The initial tire pressure was not checked. Periodically, as the tire was being inflated, the victim checked the air pressure at the tire valve with a hand-held pressure gauge (Photo 4). According to the co-worker, the victim informed the co-worker that the air pressure in the tire was about 15 to 20 psi after a few minutes of injecting air into the tire. This was well below 28 psi, that was 80% of the manufacturer recommended pressure of 35 psi. The co-worker told the victim not to let the pressure exceed 30 psi.
As the victim continued inflating the tire, the co-worker placed a phone call from his cab to the owner of the company to find out where they should be plowing that morning. As soon as he hung up the phone, the co-worker heard a loud noise. He ran to where the victim was and saw the victim lying on the ground approximately ten feet from his loader with head injuries. The victim apparently was struck in the head by the lock ring that was propelled from the multi-piece rim wheel (Photo 5 and Photo 6). The co-worker was about to dial 911 when he saw a mall security truck driving by. He immediately stopped the truck and informed the mall security staff about the incident. The mall security staff called 911. Emergency medical services arrived within minutes. The victim was airlifted to a trauma center where he died two days later.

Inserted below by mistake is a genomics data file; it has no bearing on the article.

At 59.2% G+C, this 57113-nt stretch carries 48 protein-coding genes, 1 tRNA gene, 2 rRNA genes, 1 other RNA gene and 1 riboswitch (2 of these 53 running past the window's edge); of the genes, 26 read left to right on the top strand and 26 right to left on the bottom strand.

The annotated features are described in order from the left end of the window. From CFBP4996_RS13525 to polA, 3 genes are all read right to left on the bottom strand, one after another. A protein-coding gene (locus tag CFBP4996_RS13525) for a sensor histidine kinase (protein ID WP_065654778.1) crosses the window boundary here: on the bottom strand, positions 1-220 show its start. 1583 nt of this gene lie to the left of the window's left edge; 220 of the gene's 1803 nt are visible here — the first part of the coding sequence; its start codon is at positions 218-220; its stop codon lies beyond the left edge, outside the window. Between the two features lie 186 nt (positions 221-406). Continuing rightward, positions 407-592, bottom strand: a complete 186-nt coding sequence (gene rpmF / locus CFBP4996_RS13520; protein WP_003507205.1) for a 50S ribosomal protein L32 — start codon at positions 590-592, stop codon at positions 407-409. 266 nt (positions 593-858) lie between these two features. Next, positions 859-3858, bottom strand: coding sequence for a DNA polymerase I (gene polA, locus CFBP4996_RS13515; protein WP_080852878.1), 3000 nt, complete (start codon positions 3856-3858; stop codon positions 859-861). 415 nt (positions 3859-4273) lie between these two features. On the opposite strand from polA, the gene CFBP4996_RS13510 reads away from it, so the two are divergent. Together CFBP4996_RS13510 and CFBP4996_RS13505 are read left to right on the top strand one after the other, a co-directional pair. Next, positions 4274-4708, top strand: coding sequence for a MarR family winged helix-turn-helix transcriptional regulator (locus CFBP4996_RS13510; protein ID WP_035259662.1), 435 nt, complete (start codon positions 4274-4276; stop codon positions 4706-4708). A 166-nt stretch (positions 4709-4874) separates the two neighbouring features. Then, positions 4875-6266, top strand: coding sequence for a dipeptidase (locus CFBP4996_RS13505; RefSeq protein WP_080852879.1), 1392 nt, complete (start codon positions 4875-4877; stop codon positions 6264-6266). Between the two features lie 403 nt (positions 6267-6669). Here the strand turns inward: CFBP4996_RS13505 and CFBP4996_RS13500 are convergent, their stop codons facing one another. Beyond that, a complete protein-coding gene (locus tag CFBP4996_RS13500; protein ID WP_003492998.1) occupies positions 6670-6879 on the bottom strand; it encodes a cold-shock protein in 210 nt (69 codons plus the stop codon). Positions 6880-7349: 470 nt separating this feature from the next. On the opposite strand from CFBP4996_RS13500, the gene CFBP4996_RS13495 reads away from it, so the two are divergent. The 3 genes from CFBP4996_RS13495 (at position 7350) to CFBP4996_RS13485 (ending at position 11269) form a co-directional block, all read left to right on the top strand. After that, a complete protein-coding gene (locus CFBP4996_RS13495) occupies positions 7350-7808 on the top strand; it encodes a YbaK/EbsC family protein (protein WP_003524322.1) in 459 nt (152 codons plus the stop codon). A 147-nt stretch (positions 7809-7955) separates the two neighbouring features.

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Recommendation #1: Employers should develop, implement and enforce a SOP for inflating multi-piece rim wheels that requires that only trained workers service or inflate multi-piece rim wheels.
Discussion: The employer in this case had a local tire shop perform major tire services including mounting, dismounting, balancing, and repairing multi-piece rim wheels. However, inflating a tire was commonly done in the field by equipment operators and was not considered major tire service. The company did not have a SOP and the equipment operators were not trained on how to safely inflate multi-piece rim wheels.